I made it into my apartment nearby, but it was not a peaceful place. Things are not so good on the backside of town. People are confused, frustrated, scared, and angry. My apartment was fine, as I expected, though its becoming a bit messy from my shambling in the dark. The fridge is starting to stink. 

I've spent most of my time after Sandy at the front end of town, near the river front. What has gone mostly unmentioned in news broadcasts is that Hoboken has serious (economic, social, whatever) class issues. There's a book that extracts letters to the editor from the 1980s from the local newspaper, The Hudson Reporter. The book's title is Yuppies Invade My House at Dinnertime. The yuppies invaded and mostly won. There are pockets of wealth throughout the city now, but the front end of the city, up by Washington, is consistently high value real estate. On the back side of town, however, there are pockets of considerable poverty, especially on the south end.

Some of my building is subsidized housing. The people there do not have the personal networks, nor the technologies to access outside information. They do not know what is going on. The are literally in the dark, and they do not know when it will end.

Last night, my dark building filled with yelling a few times. From what I gathered, one of the families in the building has a member with mental illness. It sounded like a bad case of anxiety, though it could have been something more serious, like psychosis. The man yelling in the hall could not tolerate his family member anymore. "He won't sit still! He grabs at his chest. He gets up and moves from place to place. I can't take it!" He stormed out of the building; I could hear crying in the distance.

Darkness here makes me think of papers by the Jesuit priest, historian of technology, and former editor of Technology and Culture, John Staudenmaier, on what he calls the "Holy Dark." (They are usually available here.) In those essays, Staudenmaier discusses how, since the Enlightenment, we have put tremendous value on the image of light, both as a cultural notion having to do with learning (the light of knowledge) and as a physical reality. Staudenmaier argues that the rise of electric light corresponded with these older cultural notions of Enlightenment to create the practices we know all know: the American household, houses with every room lit up and mother yelling, "Turn the light off." I wonder how his work connects to other cultural histories of lights, including Chris Otter's The Victorian Eye and Jeremy Blatter's ongoing research on streetlights.  Jesuit spirituality is far too sophisticated, however, to pretend that we will only find warm cuddly things if we return to earlier traditions that valued darkness as much as light: after all there is darkness there.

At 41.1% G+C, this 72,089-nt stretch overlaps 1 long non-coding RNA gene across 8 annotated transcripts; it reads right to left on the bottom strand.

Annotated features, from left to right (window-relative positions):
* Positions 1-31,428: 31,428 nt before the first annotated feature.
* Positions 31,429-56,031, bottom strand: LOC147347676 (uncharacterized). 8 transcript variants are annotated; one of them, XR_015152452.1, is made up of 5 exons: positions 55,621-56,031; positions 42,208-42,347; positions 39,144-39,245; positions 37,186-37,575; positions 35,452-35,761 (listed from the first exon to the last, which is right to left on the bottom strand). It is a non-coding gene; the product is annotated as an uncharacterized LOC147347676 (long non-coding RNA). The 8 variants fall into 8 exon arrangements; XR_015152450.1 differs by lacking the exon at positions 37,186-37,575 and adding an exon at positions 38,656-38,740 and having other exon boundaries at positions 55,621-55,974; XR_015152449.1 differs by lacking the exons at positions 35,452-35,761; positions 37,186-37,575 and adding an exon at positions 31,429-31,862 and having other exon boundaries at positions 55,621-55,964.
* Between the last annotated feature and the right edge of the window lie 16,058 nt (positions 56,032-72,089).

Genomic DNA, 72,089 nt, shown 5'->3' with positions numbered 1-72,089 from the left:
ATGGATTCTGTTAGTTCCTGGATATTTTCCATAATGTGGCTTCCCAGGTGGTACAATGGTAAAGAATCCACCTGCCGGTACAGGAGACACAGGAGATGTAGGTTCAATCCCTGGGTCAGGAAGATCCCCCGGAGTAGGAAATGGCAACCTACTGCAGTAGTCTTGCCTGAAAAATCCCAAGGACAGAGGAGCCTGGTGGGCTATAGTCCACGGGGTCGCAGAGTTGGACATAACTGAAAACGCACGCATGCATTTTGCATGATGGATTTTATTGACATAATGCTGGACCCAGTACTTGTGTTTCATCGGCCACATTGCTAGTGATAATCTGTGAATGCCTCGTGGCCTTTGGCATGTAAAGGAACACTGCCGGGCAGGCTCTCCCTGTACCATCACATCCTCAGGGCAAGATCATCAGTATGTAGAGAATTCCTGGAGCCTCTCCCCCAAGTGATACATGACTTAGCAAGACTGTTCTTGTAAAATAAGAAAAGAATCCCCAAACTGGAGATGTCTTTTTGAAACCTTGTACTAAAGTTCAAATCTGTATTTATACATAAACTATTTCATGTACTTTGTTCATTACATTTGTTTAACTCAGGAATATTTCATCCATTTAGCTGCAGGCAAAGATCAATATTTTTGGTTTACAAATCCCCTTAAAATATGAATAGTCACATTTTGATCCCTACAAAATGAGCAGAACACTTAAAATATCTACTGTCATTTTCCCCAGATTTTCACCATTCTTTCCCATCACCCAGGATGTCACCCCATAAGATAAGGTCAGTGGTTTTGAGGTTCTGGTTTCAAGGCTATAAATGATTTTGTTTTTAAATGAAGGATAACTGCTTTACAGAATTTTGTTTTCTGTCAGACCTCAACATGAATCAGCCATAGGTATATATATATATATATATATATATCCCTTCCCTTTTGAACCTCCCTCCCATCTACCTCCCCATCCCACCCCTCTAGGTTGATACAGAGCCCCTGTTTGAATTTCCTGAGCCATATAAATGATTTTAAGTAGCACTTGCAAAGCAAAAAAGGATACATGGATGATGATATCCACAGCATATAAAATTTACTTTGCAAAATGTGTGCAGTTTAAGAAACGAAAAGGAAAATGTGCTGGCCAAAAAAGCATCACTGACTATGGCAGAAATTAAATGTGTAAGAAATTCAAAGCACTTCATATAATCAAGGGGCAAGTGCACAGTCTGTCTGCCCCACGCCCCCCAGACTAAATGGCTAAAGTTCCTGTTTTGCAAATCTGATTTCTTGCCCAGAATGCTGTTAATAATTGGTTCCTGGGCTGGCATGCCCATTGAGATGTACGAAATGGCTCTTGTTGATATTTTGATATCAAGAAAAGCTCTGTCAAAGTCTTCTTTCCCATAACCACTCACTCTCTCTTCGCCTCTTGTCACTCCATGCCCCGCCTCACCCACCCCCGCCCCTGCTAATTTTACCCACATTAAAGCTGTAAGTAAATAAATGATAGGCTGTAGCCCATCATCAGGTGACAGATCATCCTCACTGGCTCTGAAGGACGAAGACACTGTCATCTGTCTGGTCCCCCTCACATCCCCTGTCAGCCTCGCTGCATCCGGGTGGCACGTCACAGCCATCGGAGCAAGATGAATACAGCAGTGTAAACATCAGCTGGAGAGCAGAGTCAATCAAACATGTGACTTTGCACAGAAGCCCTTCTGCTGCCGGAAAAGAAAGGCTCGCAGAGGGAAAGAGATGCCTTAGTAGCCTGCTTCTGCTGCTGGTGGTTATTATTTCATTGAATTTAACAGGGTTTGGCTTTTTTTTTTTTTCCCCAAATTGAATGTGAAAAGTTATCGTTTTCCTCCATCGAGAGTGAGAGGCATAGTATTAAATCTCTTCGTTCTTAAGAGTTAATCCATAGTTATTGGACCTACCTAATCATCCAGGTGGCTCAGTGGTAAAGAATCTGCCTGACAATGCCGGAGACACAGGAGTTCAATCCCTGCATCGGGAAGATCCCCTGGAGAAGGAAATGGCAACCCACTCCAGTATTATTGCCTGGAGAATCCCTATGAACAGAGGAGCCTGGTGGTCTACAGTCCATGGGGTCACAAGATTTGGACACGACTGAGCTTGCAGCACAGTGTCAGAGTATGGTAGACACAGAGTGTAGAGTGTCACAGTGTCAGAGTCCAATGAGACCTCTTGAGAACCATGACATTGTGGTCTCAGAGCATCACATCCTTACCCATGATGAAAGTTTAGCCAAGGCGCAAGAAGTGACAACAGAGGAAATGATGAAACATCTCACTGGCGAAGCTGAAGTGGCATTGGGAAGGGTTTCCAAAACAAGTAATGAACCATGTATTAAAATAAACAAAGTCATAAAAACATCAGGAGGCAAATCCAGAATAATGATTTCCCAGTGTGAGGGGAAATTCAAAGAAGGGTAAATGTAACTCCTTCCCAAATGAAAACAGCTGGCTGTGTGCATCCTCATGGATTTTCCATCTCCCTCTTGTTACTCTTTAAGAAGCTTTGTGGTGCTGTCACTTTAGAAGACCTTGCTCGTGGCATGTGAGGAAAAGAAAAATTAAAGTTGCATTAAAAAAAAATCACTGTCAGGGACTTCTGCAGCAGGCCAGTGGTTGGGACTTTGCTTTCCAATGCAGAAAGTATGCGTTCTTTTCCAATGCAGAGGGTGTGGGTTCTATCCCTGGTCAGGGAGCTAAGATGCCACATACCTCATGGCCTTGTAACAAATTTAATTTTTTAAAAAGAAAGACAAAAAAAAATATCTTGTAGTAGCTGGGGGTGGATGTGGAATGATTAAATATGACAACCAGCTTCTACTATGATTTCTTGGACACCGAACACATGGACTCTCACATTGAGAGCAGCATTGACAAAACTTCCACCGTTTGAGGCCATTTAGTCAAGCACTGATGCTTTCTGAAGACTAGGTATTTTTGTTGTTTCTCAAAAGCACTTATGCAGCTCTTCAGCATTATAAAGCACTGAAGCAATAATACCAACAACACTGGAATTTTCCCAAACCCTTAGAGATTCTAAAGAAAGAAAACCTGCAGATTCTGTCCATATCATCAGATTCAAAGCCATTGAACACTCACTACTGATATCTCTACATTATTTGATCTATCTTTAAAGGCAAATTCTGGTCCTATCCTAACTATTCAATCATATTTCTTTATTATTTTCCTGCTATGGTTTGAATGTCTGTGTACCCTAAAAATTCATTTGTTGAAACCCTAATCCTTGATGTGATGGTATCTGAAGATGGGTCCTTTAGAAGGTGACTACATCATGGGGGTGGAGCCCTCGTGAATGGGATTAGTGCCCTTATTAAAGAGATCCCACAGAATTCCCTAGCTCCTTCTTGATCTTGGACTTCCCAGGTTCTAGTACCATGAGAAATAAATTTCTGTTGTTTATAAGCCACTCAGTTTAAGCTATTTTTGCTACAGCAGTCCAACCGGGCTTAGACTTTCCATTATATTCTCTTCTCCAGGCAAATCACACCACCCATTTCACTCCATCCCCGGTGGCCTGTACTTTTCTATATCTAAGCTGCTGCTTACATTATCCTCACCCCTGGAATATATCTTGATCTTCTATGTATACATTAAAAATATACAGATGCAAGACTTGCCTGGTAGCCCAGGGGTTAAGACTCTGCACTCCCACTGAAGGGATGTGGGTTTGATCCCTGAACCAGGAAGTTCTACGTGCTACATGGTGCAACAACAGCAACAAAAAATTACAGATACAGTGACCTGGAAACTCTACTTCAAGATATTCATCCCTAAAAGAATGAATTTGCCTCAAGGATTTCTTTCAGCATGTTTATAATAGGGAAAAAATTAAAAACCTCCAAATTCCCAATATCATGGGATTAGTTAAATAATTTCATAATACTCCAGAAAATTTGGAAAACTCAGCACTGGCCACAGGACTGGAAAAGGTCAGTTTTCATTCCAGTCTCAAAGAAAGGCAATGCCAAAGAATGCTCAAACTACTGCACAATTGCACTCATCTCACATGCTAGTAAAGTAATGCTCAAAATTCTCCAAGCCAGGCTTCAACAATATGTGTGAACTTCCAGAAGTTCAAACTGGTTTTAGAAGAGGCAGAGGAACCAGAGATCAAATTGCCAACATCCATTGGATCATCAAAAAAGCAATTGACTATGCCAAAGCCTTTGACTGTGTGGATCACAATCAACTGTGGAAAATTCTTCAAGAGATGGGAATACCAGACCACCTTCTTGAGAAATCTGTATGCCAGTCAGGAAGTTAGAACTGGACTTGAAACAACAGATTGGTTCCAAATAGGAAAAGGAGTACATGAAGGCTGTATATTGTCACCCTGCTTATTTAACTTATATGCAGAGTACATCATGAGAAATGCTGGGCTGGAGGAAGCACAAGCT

There is darkness here. I heard up at city hall today that people are beginning to run short on food. The temperature will drop to near freezing this weekend. We hear varying estimates on when power will be restored, but several reputable sources have suggested that it might be as late as *next* Saturday (November 10th).

I don't often say things like this, BUT if you have anything to donate to the Red Cross or an equivalent group, please do.

From Hoboken,